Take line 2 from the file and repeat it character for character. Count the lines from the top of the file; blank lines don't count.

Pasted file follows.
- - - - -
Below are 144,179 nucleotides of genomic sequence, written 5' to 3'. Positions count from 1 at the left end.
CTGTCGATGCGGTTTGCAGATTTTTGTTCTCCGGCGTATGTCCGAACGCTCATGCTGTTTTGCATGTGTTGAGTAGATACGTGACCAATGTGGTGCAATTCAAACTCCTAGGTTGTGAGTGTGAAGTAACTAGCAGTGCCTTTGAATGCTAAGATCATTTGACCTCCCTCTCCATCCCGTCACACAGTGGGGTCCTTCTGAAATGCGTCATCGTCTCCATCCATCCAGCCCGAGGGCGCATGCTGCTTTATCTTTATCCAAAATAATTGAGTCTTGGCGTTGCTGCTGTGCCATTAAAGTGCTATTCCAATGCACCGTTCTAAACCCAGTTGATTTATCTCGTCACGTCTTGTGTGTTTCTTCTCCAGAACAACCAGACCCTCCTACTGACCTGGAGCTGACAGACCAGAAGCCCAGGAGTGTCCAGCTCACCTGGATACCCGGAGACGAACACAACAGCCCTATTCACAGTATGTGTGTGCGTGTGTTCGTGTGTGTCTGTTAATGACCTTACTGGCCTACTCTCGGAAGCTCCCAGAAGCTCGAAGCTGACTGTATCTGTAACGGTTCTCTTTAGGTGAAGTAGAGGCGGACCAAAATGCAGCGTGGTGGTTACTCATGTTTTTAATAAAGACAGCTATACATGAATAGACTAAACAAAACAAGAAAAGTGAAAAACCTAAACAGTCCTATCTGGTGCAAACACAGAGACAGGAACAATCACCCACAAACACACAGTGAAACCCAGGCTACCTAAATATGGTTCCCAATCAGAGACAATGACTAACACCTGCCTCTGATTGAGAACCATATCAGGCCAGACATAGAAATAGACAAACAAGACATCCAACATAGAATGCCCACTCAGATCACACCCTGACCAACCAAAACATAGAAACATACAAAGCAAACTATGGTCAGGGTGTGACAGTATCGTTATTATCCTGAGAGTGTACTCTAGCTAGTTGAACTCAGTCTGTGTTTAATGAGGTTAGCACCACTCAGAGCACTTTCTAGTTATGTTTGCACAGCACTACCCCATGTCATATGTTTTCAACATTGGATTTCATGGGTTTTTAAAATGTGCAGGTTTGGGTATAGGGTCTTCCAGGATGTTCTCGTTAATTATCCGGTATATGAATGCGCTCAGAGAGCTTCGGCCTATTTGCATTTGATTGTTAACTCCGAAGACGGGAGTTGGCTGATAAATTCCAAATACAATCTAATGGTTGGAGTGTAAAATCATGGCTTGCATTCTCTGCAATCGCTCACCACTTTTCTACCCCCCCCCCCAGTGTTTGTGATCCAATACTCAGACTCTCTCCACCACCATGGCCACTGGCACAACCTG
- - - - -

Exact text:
CTGTCGATGCGGTTTGCAGATTTTTGTTCTCCGGCGTATGTCCGAACGCTCATGCTGTTTTGCATGTGTTGAGTAGATACGTGACCAATGTGGTGCAATTCAAACTCCTAGGTTGTGAGTGTGAAGTAACTAGCAGTGCCTTTGAATGCTAAGATCATTTGACCTCCCTCTCCATCCCGTCACACAGTGGGGTCCTTCTGAAATGCGTCATCGTCTCCATCCATCCAGCCCGAGGGCGCATGCTGCTTTATCTTTATCCAAAATAATTGAGTCTTGGCGTTGCTGCTGTGCCATTAAAGTGCTATTCCAATGCACCGTTCTAAACCCAGTTGATTTATCTCGTCACGTCTTGTGTGTTTCTTCTCCAGAACAACCAGACCCTCCTACTGACCTGGAGCTGACAGACCAGAAGCCCAGGAGTGTCCAGCTCACCTGGATACCCGGAGACGAACACAACAGCCCTATTCACAGTATGTGTGTGCGTGTGTTCGTGTGTGTCTGTTAATGACCTTACTGGCCTACTCTCGGAAGCTCCCAGAAGCTCGAAGCTGACTGTATCTGTAACGGTTCTCTTTAGGTGAAGTAGAGGCGGACCAAAATGCAGCGTGGTGGTTACTCATGTTTTTAATAAAGACAGCTATACATGAATAGACTAAACAAAACAAGAAAAGTGAAAAACCTAAACAGTCCTATCTGGTGCAAACACAGAGACAGGAACAATCACCCACAAACACACAGTGAAACCCAGGCTACCTAAATATGGTTCCCAATCAGAGACAATGACTAACACCTGCCTCTGATTGAGAACCATATCAGGCCAGACATAGAAATAGACAAACAAGACATCCAACATAGAATGCCCACTCAGATCACACCCTGACCAACCAAAACATAGAAACATACAAAGCAAACTATGGTCAGGGTGTGACAGTATCGTTATTATCCTGAGAGTGTACTCTAGCTAGTTGAACTCAGTCTGTGTTTAATGAGGTTAGCACCACTCAGAGCACTTTCTAGTTATGTTTGCACAGCACTACCCCATGTCATATGTTTTCAACATTGGATTTCATGGGTTTTTAAAATGTGCAGGTTTGGGTATAGGGTCTTCCAGGATGTTCTCGTTAATTATCCGGTATATGAATGCGCTCAGAGAGCTTCGGCCTATTTGCATTTGATTGTTAACTCCGAAGACGGGAGTTGGCTGATAAATTCCAAATACAATCTAATGGTTGGAGTGTAAAATCATGGCTTGCATTCTCTGCAATCGCTCACCACTTTTCTACCCCCCCCCCCAGTGTTTGTGATCCAATACTCAGACTCTCTCCACCACCATGGCCACTGGCACAACCTG